Debate brews over children without measles vaccine

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SAN DIEGO -- A Poway mother of two is one of many parents now under pressure to vaccinate her child after the recent measles outbreak.

“I give my younger son regular pizza and I give my older son gluten-free because of his vaccine reaction,” said Rebecca Estepp. “I didn’t vaccinate my younger son because of what happened to my older son."

Her oldest son Eric, now 17, began suffering health problems shortly after he was vaccinated and was later diagnosed with autism.

“My pediatrician told me, 'I can’t tell you it was caused by vaccines but I can’t tell you it wasn’t,'” she said.

Her younger son, who isn’t up date on his vaccinations, is healthy.

“I’m not anti-vaccine but people are thinking about this topic black and white. They’re not realizing there are shades of grey. I don’t think vaccines are for everyone,” said Estepp.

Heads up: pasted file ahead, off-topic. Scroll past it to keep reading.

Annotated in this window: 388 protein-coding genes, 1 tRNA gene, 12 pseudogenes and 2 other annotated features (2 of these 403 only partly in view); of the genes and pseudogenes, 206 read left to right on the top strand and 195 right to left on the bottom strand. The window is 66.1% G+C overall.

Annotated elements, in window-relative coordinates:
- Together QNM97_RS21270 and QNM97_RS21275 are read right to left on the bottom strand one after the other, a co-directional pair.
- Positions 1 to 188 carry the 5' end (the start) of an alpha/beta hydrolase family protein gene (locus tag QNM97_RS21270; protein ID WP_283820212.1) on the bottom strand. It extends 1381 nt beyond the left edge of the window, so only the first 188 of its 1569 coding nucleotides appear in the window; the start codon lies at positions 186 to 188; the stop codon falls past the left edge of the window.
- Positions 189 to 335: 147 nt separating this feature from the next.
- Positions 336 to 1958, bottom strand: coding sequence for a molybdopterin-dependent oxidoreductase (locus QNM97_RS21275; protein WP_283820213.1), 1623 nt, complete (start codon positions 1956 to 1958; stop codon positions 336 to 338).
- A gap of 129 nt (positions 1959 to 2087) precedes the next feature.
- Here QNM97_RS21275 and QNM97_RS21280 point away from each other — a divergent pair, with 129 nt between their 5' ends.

Families like Estepp’s are now being asked by insurer Kaiser Permanente to reconsider getting their children vaccinated in light of the recent measles outbreak, traced to Disneyland weeks ago.

At least 79 cases have been reported so far in California.

In San Diego there have been 13 cases, 12 of which are patients who had not received the measles vaccine.

“We’re definitely going to see more in the coming weeks, measles is incredibly infectious,” said immunologist, Dr. Shane Crotty at the La Jolla Institute for Allergy and Immunology.

He blames the outbreak partly on the anti-immunization movement.

“What you hope is that this is a reality check for people who aren’t getting their kids vaccinated," Crotty said.

He stressed there is no convincing scientific proof vaccines can cause harm even though he admits there is always a risk.

But in most cases the risk of not getting vaccinated is far greater, he said.

“If the rate of people not vaccinating their kids gets worse the expectation is absolutely there will be regular measles outbreaks and bigger and even then people who are vaccinated can end up catching measles,” said Crotty.

Estepp, who sides with a more holistic approach to medicine, says she wishes more efforts were made into studying the risk factors of getting vaccinated.

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